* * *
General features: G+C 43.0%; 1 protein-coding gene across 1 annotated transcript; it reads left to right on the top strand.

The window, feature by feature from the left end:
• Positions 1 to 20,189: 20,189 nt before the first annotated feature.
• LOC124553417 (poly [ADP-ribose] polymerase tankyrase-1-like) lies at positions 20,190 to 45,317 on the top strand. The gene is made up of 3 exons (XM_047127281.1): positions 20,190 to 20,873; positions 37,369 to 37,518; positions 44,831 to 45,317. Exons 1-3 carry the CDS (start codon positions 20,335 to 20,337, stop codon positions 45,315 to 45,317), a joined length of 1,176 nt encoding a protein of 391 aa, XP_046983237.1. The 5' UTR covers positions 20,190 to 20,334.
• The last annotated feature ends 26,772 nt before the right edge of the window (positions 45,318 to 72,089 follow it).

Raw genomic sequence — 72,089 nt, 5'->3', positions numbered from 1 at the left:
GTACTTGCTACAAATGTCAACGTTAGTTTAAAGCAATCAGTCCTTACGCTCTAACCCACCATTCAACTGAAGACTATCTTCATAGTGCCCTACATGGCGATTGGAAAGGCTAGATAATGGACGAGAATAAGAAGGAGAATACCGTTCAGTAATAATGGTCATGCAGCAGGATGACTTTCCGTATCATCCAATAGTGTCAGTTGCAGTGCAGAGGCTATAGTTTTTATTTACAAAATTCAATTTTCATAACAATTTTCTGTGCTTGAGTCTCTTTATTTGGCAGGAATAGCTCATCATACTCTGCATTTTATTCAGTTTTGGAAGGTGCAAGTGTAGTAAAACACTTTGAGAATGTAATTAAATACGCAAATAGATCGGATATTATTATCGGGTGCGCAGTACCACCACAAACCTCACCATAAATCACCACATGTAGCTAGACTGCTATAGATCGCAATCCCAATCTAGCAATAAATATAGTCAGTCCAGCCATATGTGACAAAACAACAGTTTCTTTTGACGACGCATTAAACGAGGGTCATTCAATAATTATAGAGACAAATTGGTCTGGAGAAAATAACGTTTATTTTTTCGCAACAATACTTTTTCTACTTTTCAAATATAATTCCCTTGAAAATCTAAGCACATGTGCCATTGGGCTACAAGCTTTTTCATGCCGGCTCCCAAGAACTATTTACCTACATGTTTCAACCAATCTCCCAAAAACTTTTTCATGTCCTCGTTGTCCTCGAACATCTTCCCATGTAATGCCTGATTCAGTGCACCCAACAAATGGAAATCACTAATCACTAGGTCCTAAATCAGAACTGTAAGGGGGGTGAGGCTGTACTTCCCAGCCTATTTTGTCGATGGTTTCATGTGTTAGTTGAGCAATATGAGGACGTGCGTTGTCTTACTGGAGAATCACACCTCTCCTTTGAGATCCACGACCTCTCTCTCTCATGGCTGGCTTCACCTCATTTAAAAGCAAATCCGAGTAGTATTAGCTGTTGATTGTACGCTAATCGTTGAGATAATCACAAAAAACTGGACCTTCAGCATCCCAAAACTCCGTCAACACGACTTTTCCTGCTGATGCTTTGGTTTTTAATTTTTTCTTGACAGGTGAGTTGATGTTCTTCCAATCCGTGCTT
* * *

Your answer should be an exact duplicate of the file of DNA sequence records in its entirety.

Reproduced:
General features: G+C 43.0%; 1 protein-coding gene across 1 annotated transcript; it reads left to right on the top strand.

The window, feature by feature from the left end:
• Positions 1 to 20,189: 20,189 nt before the first annotated feature.
• LOC124553417 (poly [ADP-ribose] polymerase tankyrase-1-like) lies at positions 20,190 to 45,317 on the top strand. The gene is made up of 3 exons (XM_047127281.1): positions 20,190 to 20,873; positions 37,369 to 37,518; positions 44,831 to 45,317. Exons 1-3 carry the CDS (start codon positions 20,335 to 20,337, stop codon positions 45,315 to 45,317), a joined length of 1,176 nt encoding a protein of 391 aa, XP_046983237.1. The 5' UTR covers positions 20,190 to 20,334.
• The last annotated feature ends 26,772 nt before the right edge of the window (positions 45,318 to 72,089 follow it).

Raw genomic sequence — 72,089 nt, 5'->3', positions numbered from 1 at the left:
GTACTTGCTACAAATGTCAACGTTAGTTTAAAGCAATCAGTCCTTACGCTCTAACCCACCATTCAACTGAAGACTATCTTCATAGTGCCCTACATGGCGATTGGAAAGGCTAGATAATGGACGAGAATAAGAAGGAGAATACCGTTCAGTAATAATGGTCATGCAGCAGGATGACTTTCCGTATCATCCAATAGTGTCAGTTGCAGTGCAGAGGCTATAGTTTTTATTTACAAAATTCAATTTTCATAACAATTTTCTGTGCTTGAGTCTCTTTATTTGGCAGGAATAGCTCATCATACTCTGCATTTTATTCAGTTTTGGAAGGTGCAAGTGTAGTAAAACACTTTGAGAATGTAATTAAATACGCAAATAGATCGGATATTATTATCGGGTGCGCAGTACCACCACAAACCTCACCATAAATCACCACATGTAGCTAGACTGCTATAGATCGCAATCCCAATCTAGCAATAAATATAGTCAGTCCAGCCATATGTGACAAAACAACAGTTTCTTTTGACGACGCATTAAACGAGGGTCATTCAATAATTATAGAGACAAATTGGTCTGGAGAAAATAACGTTTATTTTTTCGCAACAATACTTTTTCTACTTTTCAAATATAATTCCCTTGAAAATCTAAGCACATGTGCCATTGGGCTACAAGCTTTTTCATGCCGGCTCCCAAGAACTATTTACCTACATGTTTCAACCAATCTCCCAAAAACTTTTTCATGTCCTCGTTGTCCTCGAACATCTTCCCATGTAATGCCTGATTCAGTGCACCCAACAAATGGAAATCACTAATCACTAGGTCCTAAATCAGAACTGTAAGGGGGGTGAGGCTGTACTTCCCAGCCTATTTTGTCGATGGTTTCATGTGTTAGTTGAGCAATATGAGGACGTGCGTTGTCTTACTGGAGAATCACACCTCTCCTTTGAGATCCACGACCTCTCTCTCTCATGGCTGGCTTCACCTCATTTAAAAGCAAATCCGAGTAGTATTAGCTGTTGATTGTACGCTAATCGTTGAGATAATCACAAAAAACTGGACCTTCAGCATCCCAAAACTCCGTCAACACGACTTTTCCTGCTGATGCTTTGGTTTTTAATTTTTTCTTGACAGGTGAGTTGATGTTCTTCCAATCCGTGCTT